Figure 1

(A, B) (MRI T1): cerebellar atrophy was not observed.

Figure 2

Dynamic electroencephalogram: slow activity and sharp-slow wave discharges in the occipital region.

Figure 3

Fundus examination reveals no signs of cherry-red spots.

Figure 4

(A) Macular OCT: enhanced echo in the retinal neuroepithelial layer of both macular regions,we have marked the areas with significant echo enhancement using arrows; (B) Disc OCT examination: thinning of the retinal nerve fibre layer in both eyes, more evident on the nasal side and temporal side. OCT, optical coherence tomography. OD denotes the right eye, and OS denotes the left eye.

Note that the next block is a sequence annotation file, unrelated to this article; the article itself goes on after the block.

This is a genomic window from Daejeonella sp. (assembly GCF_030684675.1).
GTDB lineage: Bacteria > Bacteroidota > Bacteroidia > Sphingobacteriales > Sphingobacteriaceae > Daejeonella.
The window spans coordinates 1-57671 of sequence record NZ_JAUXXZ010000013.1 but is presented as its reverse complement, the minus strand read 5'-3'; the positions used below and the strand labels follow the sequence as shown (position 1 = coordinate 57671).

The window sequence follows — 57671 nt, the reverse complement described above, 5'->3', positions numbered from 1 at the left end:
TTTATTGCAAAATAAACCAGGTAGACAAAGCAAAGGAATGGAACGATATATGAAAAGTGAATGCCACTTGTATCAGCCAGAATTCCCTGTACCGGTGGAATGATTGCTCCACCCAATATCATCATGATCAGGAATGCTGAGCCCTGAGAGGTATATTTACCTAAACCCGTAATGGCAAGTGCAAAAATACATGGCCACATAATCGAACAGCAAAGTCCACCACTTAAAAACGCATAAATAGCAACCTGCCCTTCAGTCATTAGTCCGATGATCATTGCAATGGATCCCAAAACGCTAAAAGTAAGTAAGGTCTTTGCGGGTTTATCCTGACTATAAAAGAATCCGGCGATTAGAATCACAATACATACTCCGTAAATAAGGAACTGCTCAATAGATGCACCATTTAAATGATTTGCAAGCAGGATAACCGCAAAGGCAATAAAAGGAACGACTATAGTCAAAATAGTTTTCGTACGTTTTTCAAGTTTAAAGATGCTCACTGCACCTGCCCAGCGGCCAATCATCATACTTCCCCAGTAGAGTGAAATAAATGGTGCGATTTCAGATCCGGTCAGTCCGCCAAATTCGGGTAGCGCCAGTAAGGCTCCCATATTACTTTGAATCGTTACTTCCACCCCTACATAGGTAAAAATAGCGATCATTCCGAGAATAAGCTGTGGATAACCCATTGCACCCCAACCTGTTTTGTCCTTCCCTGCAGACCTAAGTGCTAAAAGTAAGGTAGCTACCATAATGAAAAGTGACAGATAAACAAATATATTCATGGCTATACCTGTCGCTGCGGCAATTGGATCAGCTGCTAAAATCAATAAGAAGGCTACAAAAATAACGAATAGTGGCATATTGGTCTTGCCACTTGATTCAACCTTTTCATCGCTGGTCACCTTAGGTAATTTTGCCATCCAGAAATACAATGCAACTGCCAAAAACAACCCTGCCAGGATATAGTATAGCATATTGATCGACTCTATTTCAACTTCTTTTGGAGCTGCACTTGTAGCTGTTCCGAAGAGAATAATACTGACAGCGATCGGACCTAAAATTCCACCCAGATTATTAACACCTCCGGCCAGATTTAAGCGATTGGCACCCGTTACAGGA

Since the first report of sialidosis by Guazzi et al5 in 1968, it has been identified as a specific neurological disorder.6 It was later confirmed that this group of autosomal recessive genetic diseases is caused by mutations in the NEU1 gene.1 This mutation leads to a deficiency in neuraminidase, an enzyme that plays a critical role in removing terminal sialic acid molecules from oligosaccharides and glycoproteins. This deficiency results in the storage of large molecules rich in sialic acid and excretion of sialic oligosaccharides in urine,7 leading to a buildup of sialic acid and a series of clinical symptoms. According to these symptoms, sialidosis can be classified into types I and II. Type I is characterised by late-onset (10–20 years old) progressive visual impairment, cherry-red spots in the fundus, myoclonic epilepsy and cerebellar ataxia.2 On the other hand, type II features morphological traits such as facial coarseness, short trunk, barrel-shaped chest, spinal deformities and skeletal dysplasia, and may sometimes be accompanied by corneal clouding, hepatomegaly and inner ear hearing loss. The onset of type II is earlier, with early death. This metabolic disorder exhibits characteristic manifestations in the macula, such as the appearance of ‘cherry-red spots’, which could potentially lead to ganglion degeneration and significant late-stage visual impairment. However, these cherry-red spots may not be detected in clinical examinations for many years and may disappear in the late stages of the disease. Studies by Kivlin et al suggest that these spots may appear early and disappear later,8 while Qun Wang et al summarise that these spots could disappear as the disease progresses or appear 20 years after onset.9 Given the presence of cherry-red spots in the fundus, type I sialidosis is also known as cherry-red spot myoclonus syndrome.3 However, Bou Ghannam AS et al reported a case where no cherry-red spots were observed in the fundus.10 Likewise, Coppola et al observed patients for as long as 30 years and found no cherry-red spots in the fundus.11 Therefore, while cherry-red spots may appear in type I sialidosis, using it to name the disease is imprecise and may mislead clinicians in making early diagnoses.